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El “t” detrás de 1.5T

por Sean Ruck, Contributing Editor | October 01, 2014
From the October 2014 issue of HealthCare Business News magazine

This issue's theme is hard to miss. MR is one of the most talked about technologies out there. Announcements about updates and advances as well as new studies exploring expanded uses for MR cross our desks (or desktops) frequently. But at least some of the groundwork for all the high-tech MR applications we're seeing today was laid down about a century ago by this month's cover model, Nikola Tesla. While Tesla didn't invent MR imaging, he did discover the rotating magnetic field, which opened the door for alternating current, an important aspect of MR.

In contemporary times at least, the average person might equate Tesla to the electric car company that has been all over the news of late. And in fact, a Google search will put the site for the company at the top of the page. Yet it was Nikola Tesla - the inventor, the tinkerer, the socialite and as DOTmed writer Gus Iversen pointed out in his article on MR (p. 38), probably one of the closest real-life examples of a mad scientist in modern times - who has contributed the most to society and it's probably a safe bet that will remain the case. Of course, we're not just talking about a long-dead scientist in this month's issue. Our MR coverage also delves into news about new shielding techniques (p. 52), the latest in coils (p. 56), updates in the saga surrounding helium supply (p. 64) as well as some peripheral topics.

Among additional topics we offer a contributed article on choosing MR service contract coverage levels (p. 60) and another on physical MR safety (p. 70).

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There's a lot going on and we have it covered. So consider this your MR news primer for the year. And when you're done catching up on the latest in the MR sector, do yourself a favor and read up a little on Tesla. It's fascinating stuff and without him, there'd be no "T" in 1.5T. Other stories of note in this issue include the Q&A with Janice Nevin (p.29) who will step into the role of CEO for Christiana Care Health System, making her the first female CEO in the organization's nearly 40-year history.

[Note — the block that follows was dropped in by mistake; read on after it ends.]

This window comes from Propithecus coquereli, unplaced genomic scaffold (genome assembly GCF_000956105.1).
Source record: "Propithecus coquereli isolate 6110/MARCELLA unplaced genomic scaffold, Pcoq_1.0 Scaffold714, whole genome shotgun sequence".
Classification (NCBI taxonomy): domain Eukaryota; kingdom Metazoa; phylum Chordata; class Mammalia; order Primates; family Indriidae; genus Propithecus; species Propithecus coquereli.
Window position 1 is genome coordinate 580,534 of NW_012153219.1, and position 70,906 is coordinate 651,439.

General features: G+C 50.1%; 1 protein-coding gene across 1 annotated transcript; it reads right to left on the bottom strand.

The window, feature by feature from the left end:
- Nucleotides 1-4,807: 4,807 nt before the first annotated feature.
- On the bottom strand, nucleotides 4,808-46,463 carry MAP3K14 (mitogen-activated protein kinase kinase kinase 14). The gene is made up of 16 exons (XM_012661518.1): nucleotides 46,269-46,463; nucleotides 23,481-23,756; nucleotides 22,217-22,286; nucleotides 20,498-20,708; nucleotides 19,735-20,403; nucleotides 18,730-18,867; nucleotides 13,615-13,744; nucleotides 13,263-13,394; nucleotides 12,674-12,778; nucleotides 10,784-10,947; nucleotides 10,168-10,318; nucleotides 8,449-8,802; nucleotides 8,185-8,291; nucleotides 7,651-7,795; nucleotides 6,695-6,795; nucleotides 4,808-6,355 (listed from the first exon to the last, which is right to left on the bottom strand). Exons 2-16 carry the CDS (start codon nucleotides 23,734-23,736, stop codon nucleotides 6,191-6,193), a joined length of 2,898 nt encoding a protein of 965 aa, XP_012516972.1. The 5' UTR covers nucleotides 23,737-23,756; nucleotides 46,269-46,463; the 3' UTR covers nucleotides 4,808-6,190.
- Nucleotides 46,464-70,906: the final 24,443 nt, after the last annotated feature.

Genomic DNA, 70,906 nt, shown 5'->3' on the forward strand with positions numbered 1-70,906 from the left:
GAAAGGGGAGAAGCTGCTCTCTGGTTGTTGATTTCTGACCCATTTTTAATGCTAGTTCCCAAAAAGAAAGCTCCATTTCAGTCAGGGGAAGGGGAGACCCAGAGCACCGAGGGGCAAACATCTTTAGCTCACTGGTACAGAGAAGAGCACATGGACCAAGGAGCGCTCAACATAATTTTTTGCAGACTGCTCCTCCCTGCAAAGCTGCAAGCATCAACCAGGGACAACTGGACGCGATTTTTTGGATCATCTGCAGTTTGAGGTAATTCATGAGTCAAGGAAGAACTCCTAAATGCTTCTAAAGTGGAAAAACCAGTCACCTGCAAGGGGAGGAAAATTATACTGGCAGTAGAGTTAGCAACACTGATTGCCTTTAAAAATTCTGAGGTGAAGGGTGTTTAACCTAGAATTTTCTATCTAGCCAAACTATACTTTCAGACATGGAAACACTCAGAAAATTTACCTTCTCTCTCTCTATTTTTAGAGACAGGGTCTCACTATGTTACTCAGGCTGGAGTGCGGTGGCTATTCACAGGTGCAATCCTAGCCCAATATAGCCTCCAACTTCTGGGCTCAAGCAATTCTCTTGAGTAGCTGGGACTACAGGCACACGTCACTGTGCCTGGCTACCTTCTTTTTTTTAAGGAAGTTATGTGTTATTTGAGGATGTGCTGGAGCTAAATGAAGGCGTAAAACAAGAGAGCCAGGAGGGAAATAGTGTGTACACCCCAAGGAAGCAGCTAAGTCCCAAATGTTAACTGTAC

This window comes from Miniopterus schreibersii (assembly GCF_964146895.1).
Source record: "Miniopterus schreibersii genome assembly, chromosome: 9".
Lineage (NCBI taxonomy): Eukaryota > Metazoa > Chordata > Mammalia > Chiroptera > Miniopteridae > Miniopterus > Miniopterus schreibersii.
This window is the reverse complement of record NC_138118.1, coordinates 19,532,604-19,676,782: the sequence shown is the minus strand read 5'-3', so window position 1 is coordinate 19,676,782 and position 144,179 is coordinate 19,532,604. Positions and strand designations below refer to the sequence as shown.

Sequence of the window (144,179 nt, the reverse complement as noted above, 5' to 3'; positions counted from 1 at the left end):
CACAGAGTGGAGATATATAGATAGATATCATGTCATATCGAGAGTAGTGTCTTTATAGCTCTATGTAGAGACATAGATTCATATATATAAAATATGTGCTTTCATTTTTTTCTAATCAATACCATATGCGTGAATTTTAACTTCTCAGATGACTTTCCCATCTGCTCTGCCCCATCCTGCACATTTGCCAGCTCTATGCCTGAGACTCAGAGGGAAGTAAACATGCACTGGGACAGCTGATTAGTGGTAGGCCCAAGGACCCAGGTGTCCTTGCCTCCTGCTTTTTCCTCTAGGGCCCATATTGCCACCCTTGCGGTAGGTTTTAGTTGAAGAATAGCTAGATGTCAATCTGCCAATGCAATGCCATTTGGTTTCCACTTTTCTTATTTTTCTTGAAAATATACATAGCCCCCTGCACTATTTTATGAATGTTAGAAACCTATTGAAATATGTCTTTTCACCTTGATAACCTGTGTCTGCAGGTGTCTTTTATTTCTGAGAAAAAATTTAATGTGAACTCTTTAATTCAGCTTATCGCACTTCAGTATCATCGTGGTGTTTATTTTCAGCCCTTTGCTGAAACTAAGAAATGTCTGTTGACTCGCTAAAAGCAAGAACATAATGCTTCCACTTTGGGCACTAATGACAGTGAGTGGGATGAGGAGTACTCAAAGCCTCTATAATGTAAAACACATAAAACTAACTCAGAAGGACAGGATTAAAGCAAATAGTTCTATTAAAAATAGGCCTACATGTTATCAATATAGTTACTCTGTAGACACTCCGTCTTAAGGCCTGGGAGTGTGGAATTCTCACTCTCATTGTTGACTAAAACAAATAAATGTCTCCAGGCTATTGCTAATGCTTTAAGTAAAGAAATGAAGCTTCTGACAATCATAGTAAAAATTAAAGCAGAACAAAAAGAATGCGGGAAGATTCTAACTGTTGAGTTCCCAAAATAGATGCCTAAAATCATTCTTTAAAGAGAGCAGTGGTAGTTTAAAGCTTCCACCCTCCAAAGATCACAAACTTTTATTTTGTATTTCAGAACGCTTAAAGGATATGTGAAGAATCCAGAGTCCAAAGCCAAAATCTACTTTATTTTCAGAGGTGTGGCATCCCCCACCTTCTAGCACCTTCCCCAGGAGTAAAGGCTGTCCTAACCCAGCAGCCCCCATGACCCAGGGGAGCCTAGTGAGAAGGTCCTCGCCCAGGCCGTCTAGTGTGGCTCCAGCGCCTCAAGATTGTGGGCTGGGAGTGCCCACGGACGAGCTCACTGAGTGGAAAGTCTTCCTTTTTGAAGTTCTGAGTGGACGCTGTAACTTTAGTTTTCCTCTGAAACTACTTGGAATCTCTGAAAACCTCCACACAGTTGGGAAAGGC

Meanwhile, the American College of Radiology's CIO and executive vice president for technology at the American College of Radiology explains "imaging 3.0" in this month's installment of IT Matters (p. 26).

Finally, our Future of health care for October offers some foreign flavor with European Society of Radiology's president, Lorenzo Bonomo discussing the state of health care on the continent. Circling back for one last note on Tesla, our news wondered what the man would think about MR technology and about what it can accomplish in today's medical arena. Even without a seventy-year gap in keeping abreast of technological updates, MR seems futuristic, so we figure Tesla would be mighty impressed.

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